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Tracking greenhouse gas removals: Baseline and monitoring methodologies, additionality testing, and accounting

Publication Overview

Publication Date: 04-2022

Limiting global warming to well below 2°C requires the full suite of mitigation activities. These efforts include drastically reducing greenhouse gas emissions as well as removing carbon dioxide already in the atmosphere. The latter is known as carbon dioxide removal (CDR). It is expected to contribute by lowering net-emissions in the near-term, achieving net-zero emissions in the medium term, and achieving overall net-negative emissions in the long term. The latest IPCC Assessment Report (AR6) highlights the need for research, development, piloting and upscaling of CDR activities through robust policy measures and markets.

Public policy instruments and private sector commitments can incentivize and support carbon removals. Alongside those efforts, we need to develop dedicated baseline as well as monitoring, reporting and verification (MRV) methodologies to track mitigation results credibly and reliably. This is true both in the context of carbon markets as well as results-based finance.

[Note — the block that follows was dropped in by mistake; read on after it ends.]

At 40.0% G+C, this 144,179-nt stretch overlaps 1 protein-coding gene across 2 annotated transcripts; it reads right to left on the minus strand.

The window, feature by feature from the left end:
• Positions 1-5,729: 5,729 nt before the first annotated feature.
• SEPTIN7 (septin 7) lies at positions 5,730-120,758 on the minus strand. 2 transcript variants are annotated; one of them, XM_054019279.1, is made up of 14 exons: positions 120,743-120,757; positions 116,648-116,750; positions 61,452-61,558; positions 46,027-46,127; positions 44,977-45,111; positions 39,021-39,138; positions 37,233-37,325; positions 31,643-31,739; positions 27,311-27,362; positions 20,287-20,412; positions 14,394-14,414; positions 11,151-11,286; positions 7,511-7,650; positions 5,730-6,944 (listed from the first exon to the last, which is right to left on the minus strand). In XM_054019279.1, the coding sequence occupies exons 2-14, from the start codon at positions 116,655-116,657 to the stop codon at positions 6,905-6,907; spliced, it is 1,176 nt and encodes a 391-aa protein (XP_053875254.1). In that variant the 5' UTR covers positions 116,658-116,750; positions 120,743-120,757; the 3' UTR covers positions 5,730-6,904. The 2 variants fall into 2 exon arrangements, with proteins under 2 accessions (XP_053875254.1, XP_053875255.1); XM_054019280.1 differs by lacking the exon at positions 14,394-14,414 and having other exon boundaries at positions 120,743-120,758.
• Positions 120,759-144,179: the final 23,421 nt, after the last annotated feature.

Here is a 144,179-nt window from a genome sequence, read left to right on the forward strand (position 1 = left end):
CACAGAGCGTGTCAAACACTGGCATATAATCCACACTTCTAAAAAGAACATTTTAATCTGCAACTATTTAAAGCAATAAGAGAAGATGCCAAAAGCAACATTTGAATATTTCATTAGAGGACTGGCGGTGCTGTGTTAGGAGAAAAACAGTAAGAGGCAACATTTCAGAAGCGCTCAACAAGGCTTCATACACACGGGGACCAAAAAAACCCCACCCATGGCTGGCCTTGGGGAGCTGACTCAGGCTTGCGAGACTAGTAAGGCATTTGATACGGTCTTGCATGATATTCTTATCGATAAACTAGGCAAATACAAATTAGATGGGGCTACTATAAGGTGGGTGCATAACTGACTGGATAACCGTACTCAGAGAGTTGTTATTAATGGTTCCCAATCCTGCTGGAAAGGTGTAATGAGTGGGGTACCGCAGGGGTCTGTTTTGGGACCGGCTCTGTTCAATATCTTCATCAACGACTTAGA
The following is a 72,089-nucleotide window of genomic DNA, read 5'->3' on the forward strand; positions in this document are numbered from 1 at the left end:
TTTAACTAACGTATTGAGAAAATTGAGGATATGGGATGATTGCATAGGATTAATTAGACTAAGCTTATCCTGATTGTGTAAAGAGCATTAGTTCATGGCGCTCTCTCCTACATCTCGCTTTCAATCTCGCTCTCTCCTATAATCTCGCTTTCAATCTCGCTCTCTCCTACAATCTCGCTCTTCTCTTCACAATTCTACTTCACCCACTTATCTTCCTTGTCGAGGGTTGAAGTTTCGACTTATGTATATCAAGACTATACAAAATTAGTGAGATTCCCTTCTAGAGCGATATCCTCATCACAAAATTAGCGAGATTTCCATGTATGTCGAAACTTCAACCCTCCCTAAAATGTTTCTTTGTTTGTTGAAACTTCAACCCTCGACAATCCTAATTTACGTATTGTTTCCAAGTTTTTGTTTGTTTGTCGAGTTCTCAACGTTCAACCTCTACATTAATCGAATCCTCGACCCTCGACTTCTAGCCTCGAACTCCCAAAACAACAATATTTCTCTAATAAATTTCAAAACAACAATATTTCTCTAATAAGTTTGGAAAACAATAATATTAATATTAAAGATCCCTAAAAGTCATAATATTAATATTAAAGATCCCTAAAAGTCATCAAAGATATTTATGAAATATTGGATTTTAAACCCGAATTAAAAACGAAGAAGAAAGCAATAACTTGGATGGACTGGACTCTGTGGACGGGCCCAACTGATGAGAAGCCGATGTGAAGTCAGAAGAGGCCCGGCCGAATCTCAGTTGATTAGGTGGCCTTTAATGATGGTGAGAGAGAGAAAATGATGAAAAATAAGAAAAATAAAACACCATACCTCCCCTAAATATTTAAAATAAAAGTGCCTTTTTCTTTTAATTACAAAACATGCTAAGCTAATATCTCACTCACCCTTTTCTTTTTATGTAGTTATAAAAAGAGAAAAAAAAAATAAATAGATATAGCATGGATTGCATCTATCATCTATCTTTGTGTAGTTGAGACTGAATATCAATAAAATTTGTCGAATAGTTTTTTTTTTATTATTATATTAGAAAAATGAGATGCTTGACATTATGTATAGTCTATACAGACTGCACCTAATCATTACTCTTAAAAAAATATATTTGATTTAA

While there is widespread agreement on the importance of baseline- and MRV-methodologies for robust tracking of CDR results, actual methodology development has for most only started in recent years.

In this report, the authors give an overview of existing and planned CDR methodologies, offer specific proposals for refining and revising existing ones, overcoming gaps and problems in an efficient and yet environmentally robust manner.

The guiding objective of our work is to advance efforts for mitigating climate change in a consistent, transparent and environmentally sound manner. It is our belief that robust tracking is a prerequisite for the long-term credibility of carbon markets, as well as results-based financing, and policy instruments as a tool for efficient and effective climate action.

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